Well, just the other day I was thinking … when’s the next Radiohead album coming out? Turns out, in a less than two weeks … all of the sudden.
In a radical move, Radiohead is releasing its seventh studio release “In Rainbows” on Oct. 10. The “radical” part of it is this — they’re putting it on the Internet, and the price tag is “whatever you want to pay for it.”
The reasoning, Radiohead figures those who offer 5 cents or something equally low are the same people who would have stolen it or pirated it for free.
Click here for a link to the story from Time Magazine’s Web site.
From the article: “In Rainbows will be released as a digital download available only via the band’s web site, Radiohead.com. There’s no label or distribution partner to cut into the band’s profits — but then there may not be any profits. Drop In Rainbows’ 15 songs into the on-line checkout basket and a question mark pops up where the price would normally be. Click it, and the prompt “It’s Up To You” appears. Click again and it refreshes with the words “It’s Really Up To You” — and really, it is. It’s the first major album whose price is determined by what individual consumers want to pay for it. And it’s perfectly acceptable to pay nothing at all.”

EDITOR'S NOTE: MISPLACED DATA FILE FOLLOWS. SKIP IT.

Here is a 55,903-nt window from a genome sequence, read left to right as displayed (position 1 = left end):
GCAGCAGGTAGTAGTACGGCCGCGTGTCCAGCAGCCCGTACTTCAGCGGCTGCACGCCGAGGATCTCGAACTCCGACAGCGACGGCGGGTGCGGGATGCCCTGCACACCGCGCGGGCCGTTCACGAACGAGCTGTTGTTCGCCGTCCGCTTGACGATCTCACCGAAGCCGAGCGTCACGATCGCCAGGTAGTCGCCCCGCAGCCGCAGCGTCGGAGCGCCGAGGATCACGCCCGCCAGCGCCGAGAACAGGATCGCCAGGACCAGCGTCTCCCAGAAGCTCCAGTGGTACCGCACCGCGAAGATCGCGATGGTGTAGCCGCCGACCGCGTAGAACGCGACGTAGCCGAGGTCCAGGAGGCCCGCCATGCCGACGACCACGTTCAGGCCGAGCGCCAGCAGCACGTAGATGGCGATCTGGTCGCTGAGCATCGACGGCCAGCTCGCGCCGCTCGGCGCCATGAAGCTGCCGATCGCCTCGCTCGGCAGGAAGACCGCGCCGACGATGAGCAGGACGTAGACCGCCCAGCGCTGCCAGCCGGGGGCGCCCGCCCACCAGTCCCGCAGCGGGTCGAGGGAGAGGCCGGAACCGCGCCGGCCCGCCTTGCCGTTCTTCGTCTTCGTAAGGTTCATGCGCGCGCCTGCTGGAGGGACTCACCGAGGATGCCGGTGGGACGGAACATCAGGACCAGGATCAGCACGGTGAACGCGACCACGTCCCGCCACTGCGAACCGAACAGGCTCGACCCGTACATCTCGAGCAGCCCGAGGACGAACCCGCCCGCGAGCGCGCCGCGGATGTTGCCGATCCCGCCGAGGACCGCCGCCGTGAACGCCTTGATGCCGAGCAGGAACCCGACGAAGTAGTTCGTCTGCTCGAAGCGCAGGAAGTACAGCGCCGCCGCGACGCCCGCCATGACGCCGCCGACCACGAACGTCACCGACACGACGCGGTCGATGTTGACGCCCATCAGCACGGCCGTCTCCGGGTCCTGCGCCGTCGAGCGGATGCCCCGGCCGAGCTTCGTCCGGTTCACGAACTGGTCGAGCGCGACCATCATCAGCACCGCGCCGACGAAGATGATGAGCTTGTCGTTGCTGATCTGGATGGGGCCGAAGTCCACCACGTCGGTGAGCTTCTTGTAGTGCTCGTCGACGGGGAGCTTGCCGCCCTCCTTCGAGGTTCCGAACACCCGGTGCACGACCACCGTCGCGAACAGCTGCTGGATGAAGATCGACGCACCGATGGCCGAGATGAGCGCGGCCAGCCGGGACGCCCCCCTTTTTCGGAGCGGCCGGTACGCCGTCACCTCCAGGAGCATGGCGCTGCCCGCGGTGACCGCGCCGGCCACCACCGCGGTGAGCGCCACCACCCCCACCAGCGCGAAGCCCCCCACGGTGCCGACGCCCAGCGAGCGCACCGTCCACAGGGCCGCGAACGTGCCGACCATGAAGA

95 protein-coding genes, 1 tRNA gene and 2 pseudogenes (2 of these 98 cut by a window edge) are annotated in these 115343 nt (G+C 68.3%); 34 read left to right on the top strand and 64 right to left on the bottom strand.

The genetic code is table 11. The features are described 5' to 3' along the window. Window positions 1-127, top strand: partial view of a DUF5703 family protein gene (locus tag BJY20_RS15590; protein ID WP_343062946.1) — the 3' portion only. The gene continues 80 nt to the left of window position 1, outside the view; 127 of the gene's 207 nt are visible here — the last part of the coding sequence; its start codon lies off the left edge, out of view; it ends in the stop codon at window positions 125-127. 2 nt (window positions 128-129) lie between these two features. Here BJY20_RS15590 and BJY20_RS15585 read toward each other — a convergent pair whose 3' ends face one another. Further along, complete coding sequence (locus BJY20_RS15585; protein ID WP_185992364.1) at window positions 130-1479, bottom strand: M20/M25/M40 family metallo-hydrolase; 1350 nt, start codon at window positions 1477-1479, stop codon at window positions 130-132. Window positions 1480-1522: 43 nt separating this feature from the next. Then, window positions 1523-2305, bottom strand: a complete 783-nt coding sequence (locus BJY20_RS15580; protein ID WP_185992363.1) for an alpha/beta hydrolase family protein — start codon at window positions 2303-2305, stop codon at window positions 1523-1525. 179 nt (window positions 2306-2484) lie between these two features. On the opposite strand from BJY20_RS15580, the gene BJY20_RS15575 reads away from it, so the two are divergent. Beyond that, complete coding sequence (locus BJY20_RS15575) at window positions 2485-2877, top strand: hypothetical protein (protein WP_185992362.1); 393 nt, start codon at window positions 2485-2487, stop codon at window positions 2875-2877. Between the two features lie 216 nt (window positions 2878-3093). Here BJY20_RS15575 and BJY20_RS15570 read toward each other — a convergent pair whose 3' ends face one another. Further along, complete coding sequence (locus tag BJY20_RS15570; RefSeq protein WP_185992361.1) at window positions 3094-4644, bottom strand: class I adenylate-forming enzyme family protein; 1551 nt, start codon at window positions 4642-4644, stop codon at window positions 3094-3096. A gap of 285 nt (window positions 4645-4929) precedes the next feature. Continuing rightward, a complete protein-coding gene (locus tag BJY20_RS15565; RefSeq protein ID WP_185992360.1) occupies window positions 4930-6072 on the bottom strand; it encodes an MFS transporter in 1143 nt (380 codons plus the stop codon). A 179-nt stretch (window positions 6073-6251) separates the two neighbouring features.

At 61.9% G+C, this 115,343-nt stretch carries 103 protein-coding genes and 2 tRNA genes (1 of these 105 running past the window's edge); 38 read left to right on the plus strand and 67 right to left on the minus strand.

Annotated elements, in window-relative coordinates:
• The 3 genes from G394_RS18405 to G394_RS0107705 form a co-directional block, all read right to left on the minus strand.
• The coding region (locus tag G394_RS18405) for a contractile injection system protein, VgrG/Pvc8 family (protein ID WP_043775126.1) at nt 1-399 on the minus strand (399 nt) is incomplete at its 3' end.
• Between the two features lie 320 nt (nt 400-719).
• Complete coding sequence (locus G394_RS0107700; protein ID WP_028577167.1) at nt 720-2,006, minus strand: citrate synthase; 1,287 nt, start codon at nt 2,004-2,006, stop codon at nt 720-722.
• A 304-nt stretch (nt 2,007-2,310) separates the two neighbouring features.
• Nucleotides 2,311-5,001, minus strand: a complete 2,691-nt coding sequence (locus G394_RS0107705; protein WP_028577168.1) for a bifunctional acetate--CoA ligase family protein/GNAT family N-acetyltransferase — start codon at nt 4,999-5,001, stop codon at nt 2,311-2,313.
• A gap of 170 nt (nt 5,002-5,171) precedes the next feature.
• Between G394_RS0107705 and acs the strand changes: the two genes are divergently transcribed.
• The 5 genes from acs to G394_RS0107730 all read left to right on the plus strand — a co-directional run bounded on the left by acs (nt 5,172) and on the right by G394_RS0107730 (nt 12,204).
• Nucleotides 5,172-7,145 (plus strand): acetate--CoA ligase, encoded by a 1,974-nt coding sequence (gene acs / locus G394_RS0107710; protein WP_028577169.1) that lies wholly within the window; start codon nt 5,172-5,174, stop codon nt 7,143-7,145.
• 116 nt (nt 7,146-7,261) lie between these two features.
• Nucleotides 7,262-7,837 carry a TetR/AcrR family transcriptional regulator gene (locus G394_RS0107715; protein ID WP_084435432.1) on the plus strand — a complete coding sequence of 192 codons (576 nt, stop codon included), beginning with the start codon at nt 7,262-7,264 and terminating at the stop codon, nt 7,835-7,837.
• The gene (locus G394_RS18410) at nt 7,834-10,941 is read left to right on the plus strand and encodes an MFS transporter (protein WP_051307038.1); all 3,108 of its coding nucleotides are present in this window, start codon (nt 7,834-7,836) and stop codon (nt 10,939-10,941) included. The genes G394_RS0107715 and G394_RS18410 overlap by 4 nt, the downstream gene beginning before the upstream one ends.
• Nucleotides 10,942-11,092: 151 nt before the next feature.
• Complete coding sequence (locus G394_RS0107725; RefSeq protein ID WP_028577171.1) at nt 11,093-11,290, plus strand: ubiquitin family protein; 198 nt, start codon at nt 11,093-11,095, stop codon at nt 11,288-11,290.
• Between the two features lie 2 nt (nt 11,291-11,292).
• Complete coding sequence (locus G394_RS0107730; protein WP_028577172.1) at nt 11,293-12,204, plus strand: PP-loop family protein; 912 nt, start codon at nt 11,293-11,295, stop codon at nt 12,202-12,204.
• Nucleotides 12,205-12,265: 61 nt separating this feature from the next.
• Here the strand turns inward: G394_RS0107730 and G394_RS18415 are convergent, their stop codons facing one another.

My thoughts? This is probably brilliant. Then again, Radiohead’s a band that’s pretty much waved its middle finger at “the norm” in the music industry. They’re a band I really got into after OK Computer’s release, and they’re a band I’ve defended after recent albums didn’t strike a “popular” chord with a lot of American fans.
So how much would I pay for a Radiohead album (which, by the way, I’m completely spoiler-free from)? I don’t know, to be honest. I guess I want this move to work for them, so I may pay the full “whatever albums cost” price.
I guess I’ll make that decision when I get there.